Recently we've been talking to the local community about bees. It's been a great opportunity to connect with those who are keen to know more about what makes bees fascinating. There's a lot! It got us thinking about the different aspects of bees we've learned during the three seasons we've been beekeeping.
The first aspect relates to the different roles assumed by bees within the colony. Here are some of the jobs worker bees perform during their short lives* - all without being told what to do.
*around 6 weeks in the summer months.
One of the first jobs carried out by a newly emerged worker bee is that of cleaner. Cells need to be cleaned and polished so they’re ready to be used again for the queen to lay eggs in.
Nurse bees look after and feed the young brood (larvae) until around day 9 when their cell is capped and they enter the pupa stage.
The attendants feed and groom the queen. In doing so, they also help spread the queen's pheromone throughout the hive. (The pheromone tells the rest of the colony that the queen is alive and well and doesn't need replacing, thank you very much!)
Worker bees are expert builders, creating honeycomb from geometrically perfect hexagonal wax cells. The honeycomb structure is very efficient - it's estimated that 1kg of wax can be used to store 40kg of honey! And not only do they build, they also produce the raw material itself - the wax is secreted from glands under their abdomens.
Protecting the entrance to the hive, guard bees will defend it against other colonies attempting to rob honey, or wasps which will kill bees as well as stealing the honey.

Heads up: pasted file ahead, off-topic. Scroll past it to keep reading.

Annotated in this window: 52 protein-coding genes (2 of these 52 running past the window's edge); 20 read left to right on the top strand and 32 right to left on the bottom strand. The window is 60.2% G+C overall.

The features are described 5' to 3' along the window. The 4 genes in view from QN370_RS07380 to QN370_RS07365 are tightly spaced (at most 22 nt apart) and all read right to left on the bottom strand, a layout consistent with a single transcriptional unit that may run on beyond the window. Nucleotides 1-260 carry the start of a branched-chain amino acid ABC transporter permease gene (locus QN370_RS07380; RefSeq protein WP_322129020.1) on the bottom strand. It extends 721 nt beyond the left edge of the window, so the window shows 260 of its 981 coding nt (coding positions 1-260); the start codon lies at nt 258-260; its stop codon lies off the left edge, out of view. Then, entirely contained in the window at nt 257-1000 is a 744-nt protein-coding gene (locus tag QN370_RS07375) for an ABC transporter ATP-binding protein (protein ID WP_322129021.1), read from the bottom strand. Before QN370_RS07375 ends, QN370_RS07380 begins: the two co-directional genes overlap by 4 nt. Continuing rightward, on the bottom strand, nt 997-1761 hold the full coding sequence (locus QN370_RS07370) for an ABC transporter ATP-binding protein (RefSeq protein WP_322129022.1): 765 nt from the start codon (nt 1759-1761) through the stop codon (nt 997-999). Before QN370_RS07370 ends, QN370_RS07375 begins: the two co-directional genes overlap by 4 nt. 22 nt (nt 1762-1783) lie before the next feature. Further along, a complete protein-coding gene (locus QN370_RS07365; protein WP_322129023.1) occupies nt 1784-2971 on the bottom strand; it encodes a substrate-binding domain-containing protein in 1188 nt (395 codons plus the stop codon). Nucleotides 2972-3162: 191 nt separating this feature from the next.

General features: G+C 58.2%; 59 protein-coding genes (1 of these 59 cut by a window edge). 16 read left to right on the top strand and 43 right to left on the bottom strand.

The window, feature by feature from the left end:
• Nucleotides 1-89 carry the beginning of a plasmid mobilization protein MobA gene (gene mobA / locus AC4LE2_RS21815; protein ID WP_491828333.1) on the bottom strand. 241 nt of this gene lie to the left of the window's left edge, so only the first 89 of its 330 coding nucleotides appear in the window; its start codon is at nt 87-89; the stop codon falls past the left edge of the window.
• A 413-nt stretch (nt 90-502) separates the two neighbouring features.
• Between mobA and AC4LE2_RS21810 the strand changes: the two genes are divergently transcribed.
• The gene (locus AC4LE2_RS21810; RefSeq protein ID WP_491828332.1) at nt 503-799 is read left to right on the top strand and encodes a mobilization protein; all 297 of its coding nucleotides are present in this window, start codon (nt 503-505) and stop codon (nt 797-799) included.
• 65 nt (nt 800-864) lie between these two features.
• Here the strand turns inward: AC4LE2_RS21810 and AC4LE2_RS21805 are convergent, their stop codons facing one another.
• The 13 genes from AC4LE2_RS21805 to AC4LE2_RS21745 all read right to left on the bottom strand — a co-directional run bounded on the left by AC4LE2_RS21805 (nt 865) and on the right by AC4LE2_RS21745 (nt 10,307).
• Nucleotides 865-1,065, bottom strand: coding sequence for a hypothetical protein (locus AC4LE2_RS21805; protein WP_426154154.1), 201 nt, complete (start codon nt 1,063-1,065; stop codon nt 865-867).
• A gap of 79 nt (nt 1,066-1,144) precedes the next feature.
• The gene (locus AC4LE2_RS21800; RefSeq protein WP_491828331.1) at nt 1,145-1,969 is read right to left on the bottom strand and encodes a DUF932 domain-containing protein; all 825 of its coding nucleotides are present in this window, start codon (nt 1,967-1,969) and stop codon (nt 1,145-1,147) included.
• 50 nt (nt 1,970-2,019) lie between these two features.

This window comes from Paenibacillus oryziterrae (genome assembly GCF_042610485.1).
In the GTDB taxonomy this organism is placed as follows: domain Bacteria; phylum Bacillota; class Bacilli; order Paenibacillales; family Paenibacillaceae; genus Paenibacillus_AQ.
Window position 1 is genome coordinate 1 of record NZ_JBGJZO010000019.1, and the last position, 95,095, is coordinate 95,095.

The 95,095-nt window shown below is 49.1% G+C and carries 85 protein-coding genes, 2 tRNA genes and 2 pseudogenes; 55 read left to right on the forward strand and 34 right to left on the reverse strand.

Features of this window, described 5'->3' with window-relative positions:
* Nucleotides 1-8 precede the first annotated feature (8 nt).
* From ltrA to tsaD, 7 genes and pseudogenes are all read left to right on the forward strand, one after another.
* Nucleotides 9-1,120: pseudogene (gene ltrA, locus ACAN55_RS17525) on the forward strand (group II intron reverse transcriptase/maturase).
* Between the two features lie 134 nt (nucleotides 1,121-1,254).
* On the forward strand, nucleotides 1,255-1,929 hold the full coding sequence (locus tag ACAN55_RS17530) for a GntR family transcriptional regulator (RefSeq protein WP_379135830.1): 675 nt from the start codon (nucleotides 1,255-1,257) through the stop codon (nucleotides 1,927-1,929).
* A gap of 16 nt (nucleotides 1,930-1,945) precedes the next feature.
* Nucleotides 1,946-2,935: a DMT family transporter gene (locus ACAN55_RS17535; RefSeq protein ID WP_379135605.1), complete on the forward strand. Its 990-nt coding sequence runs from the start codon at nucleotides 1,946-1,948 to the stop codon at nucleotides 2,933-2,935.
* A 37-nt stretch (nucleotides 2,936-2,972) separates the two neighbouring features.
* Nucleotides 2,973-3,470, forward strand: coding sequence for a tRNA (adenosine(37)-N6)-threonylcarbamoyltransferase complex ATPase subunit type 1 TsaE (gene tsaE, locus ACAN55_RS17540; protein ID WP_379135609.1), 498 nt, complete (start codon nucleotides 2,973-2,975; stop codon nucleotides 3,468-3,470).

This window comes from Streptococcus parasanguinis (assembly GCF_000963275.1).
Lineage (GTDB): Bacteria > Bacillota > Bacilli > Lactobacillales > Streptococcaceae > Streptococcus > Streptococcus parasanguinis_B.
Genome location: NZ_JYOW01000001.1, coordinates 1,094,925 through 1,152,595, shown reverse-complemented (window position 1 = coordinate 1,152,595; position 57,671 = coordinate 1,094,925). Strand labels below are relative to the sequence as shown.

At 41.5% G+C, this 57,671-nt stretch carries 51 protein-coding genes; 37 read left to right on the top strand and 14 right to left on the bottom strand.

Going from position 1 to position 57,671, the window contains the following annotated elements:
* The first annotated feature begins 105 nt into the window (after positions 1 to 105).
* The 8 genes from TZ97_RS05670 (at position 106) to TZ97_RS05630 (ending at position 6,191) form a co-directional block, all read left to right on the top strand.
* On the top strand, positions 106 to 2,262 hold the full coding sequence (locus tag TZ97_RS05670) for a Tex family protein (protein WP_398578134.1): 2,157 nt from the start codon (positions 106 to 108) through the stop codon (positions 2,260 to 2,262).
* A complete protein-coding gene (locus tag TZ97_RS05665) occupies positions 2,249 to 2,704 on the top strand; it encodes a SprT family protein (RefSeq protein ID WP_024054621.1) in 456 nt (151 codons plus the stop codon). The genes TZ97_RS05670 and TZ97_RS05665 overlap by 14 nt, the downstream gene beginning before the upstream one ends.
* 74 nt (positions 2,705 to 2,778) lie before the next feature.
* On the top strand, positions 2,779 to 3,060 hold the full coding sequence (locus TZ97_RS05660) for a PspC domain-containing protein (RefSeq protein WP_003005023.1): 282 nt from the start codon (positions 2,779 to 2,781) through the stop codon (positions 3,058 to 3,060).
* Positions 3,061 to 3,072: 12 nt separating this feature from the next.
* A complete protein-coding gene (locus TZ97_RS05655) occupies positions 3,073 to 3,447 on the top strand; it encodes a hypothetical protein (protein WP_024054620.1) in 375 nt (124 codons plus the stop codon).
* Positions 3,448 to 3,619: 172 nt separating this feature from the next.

Workers will act as receivers and packers - receiving nectar and pollen from foragers and storing it in the honeycomb cells.
Nectar is around 80% water. To produce honey, the bees produce enzymes that break down the sugars in the nectar. The modified nectar is passed from bee to bee and then evaporated until the water content is reduced to 18%. At this point, the honey will keep indefinitely and can be safely sealed inside a cell.
Heating, ventilation and air conditioning is also part of the workers' responsibilities. Worker bees generate heat by exercising their flight muscles to keep the core of the colony at 34-35 degrees Celsius. On warm summer days they may need to cool things down by evaporating water within the hive. And ventilation is provided by fanning their wings to generate a current of air.
Whilst bees will usually die away from the hive, sometimes there will be deaths inside the hive. In this situation it's the mortuary workers that drag their dead brothers and sisters and eject them from the hive entrance.
The best known role is reserved for the older bees. Foraging is dangerous work so it takes place during the last few weeks of a worker bee's life. Foragers collect pollen, nectar, water and propolis and carry it back to the hive.
During swarming it's the job of the scouts to search for a new location for the swarm to settle in. They indicate the location to the swarm (which is usually hanging in a tree) by performing a waggle dance on the surface of the cluster. Others will then go and check it out, and if they like what they find will repeat the dance. So the choice of location is a democratic process - with the colony moving off only when there is a critical level of agreement!
There are probably more which we haven’t learned about yet. Bees will change their roles to adapt to the needs of the colony and what is required of them. There isn’t an individual CEO bee running the show, rather it’s a collective intelligence… they all know what needs to be done and just get on with it!